SIDS Sudden Infant Death Syndrome

Meaning and definition
Sudden infant death syndrome (SIDS) or crib death is a syndrome marked by the sudden death of an infant that is unexpected by history and remains unexplained after a thorough forensic autopsy and a detailed death scene investigation. The term cot death is often used in the United Kingdom, Ireland, Australia, India, South Africa and New Zealand. Typically the infant is found dead after having been put to bed, and exhibits no signs of having suffered.[1]

What causes SIDS?

Researchers have learned a great deal about SIDS in the past three decades, but they still have no definitive answer to that question.

Some experts believe that SIDS happens when a baby with an underlying abnormality (for example, a brain defect that affects breathing) sleeps tummy-down or is faced with an environmental challenge such as secondhand smoke during a critical period of growth. Others have published studies that contradict this hypothesis.

One study published in 2007 cites a connection between hearing ability and SIDS. Pediatric anesthesiologist Daniel D. Rubens at Seattle Children's Hospital studied the results of newborn hearing tests and found that babies who died of SIDS had consistently tested lower on the inner ear function of the right ear than babies who didn't die of SIDS. (Healthy infants typically test stronger in the right ear than the left; these results flipped those scores.) This study suggests new areas of research and points to the possibility of identifying babies who are at higher risk for SIDS.[2]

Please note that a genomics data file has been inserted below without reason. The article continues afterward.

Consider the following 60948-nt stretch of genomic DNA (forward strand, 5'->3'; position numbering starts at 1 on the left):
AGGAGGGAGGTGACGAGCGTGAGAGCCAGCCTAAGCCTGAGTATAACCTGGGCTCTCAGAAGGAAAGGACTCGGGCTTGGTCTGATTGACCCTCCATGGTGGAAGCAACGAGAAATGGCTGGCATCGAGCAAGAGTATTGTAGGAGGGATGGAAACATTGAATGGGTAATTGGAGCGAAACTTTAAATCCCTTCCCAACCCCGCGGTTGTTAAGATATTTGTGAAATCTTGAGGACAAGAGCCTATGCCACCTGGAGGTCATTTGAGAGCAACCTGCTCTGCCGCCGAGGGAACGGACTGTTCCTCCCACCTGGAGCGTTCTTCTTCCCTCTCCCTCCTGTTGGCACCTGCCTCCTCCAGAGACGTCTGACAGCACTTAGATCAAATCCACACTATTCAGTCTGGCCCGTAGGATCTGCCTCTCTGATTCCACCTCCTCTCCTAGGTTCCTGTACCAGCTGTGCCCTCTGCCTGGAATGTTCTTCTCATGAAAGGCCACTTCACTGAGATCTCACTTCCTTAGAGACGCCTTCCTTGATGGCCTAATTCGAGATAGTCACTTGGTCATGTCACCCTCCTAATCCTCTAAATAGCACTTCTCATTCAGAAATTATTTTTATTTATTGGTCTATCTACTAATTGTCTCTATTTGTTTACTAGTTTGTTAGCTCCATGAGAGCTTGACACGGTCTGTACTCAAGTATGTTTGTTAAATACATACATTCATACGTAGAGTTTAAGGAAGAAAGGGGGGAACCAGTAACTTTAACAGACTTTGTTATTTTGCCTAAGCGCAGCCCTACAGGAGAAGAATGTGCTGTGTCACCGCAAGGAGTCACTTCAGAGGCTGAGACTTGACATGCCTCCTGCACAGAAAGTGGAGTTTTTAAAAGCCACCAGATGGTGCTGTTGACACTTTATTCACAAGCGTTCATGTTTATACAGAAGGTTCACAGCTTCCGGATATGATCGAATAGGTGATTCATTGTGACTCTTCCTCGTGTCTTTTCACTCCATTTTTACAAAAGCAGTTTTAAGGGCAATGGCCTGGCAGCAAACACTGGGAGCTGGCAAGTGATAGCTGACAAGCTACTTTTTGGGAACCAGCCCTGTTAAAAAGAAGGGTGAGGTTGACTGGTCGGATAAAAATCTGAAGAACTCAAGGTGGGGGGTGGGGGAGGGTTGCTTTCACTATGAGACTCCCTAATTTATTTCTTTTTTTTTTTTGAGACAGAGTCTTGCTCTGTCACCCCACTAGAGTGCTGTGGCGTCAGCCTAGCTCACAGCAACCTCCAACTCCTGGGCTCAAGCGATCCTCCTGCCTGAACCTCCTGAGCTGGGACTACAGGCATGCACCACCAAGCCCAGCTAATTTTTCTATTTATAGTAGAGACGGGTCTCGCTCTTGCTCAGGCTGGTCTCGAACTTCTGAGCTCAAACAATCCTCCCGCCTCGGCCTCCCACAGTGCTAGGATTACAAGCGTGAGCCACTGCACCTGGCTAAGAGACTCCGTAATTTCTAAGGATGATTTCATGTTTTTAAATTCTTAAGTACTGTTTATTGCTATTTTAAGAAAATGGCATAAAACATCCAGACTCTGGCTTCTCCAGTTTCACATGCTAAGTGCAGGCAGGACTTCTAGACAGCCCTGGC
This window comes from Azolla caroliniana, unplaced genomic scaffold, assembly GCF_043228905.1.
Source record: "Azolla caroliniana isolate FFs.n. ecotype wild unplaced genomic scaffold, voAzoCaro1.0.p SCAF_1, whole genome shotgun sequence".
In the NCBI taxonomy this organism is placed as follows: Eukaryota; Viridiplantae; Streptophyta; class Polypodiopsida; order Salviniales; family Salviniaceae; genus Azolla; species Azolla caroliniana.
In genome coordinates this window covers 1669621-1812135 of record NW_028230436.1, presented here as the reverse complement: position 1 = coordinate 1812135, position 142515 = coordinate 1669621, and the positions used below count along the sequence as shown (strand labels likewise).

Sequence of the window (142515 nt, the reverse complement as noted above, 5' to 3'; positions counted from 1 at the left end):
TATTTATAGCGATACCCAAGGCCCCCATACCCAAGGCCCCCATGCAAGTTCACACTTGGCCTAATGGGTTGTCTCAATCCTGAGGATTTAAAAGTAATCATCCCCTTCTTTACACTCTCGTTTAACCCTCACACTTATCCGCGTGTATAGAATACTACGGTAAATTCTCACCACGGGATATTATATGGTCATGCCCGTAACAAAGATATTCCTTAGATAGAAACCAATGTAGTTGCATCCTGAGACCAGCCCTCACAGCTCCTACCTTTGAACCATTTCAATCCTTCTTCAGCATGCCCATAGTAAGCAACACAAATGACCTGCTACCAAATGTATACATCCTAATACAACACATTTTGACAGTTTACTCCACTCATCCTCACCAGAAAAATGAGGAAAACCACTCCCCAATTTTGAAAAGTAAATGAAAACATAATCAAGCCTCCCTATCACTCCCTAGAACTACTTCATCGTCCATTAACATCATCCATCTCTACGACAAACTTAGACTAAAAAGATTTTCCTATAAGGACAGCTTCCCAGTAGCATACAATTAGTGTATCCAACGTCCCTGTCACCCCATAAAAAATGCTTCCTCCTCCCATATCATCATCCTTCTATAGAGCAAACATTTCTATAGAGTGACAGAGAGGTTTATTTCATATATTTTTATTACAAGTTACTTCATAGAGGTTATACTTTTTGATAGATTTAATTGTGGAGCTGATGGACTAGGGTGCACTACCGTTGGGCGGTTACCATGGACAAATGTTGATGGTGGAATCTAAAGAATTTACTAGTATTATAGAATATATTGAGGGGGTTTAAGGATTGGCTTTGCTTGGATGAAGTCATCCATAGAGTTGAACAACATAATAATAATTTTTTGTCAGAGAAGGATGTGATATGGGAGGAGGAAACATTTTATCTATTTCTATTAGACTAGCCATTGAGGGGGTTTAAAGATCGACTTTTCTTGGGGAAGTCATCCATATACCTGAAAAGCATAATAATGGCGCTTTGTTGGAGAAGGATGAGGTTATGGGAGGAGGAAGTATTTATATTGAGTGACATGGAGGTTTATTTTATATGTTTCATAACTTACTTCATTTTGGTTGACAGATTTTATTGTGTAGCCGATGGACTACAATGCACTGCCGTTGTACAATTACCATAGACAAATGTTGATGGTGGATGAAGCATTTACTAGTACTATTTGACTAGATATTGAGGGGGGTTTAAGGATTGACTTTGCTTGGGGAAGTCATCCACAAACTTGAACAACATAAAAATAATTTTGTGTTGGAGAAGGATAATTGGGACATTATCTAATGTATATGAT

Reducing the Risk

A lack of answers is part of what makes sudden infant death syndrome (SIDS) so frightening. SIDS is the leading cause of death among infants 1 month to 1 year old, and claims the lives of about 2,500 each year in the United States. It remains unpredictable despite years of research.

Even so, the risk of SIDS can be greatly reduced. First and foremost, infants younger than 1 year old should be placed on their backs to sleep — never face-down on their stomachs.[3]

Facts About SIDS

Doctors and nurses don’t know what causes SIDS, but they do know:

* SIDS is the leading cause of death in babies after one month of age.

* Most SIDS deaths occur in babies who are between 2 and 4 months old.

* More SIDS deaths occur in colder months.

* Babies placed to sleep on their stomachs are much more likely to die of SIDS than babies placed on their backs to sleep.

* African American babies are twice as likely to die of SIDS as white babies. American Indian babies are nearly three times more likely to die of SIDS than white babies.

Even though there is no way to know which babies might die of SIDS, there are some things that you can do to make your baby safer.[4]

Even though the specific cause (or causes) of SIDS remains unknown, scientific efforts have eliminated various misleading theories. We now know the following about SIDS:

* Apnea (cessation of breathing) of prematurity or apnea of infancy are felt to be clinical conditions that are distinct from SIDS. Infants with apnea may be managed with electronic monitors prescribed by doctors that track heart rate and respiratory activity. Apnea monitors will not prevent SIDS.

* SIDS is not predictable or preventable.

* Infants may experience episodes termed apparent life-threatening events (ALTEs). These are clinical events in which young infants may experience abrupt changes in breathing, color, or muscle tone. Common causes of ALTEs include respiratory infection, gastroesophageal reflux disease, or seizure. However, no definite scientific evidence links ALTEs as events that may lead to SIDS.

* SIDS is not caused by immunizations or bad parenting.

* SIDS is not contagious or hereditary.

* SIDS is not anyone's fault.[5]

This is me, backs on the sleeps. Experts say this is the safest way for baby like me to sleep to reduce SIDS

SIDS Sudden Infant Death Syndrome


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Notes:

[1] Wikipedia.org
[2] babycenter.com
[2] kidshealth.org
[3] keepkidshealthy.com
[4] emedicinehealth.com

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About Me:
I am a 296 days / 9 months, 3 weeks & 5 days old baby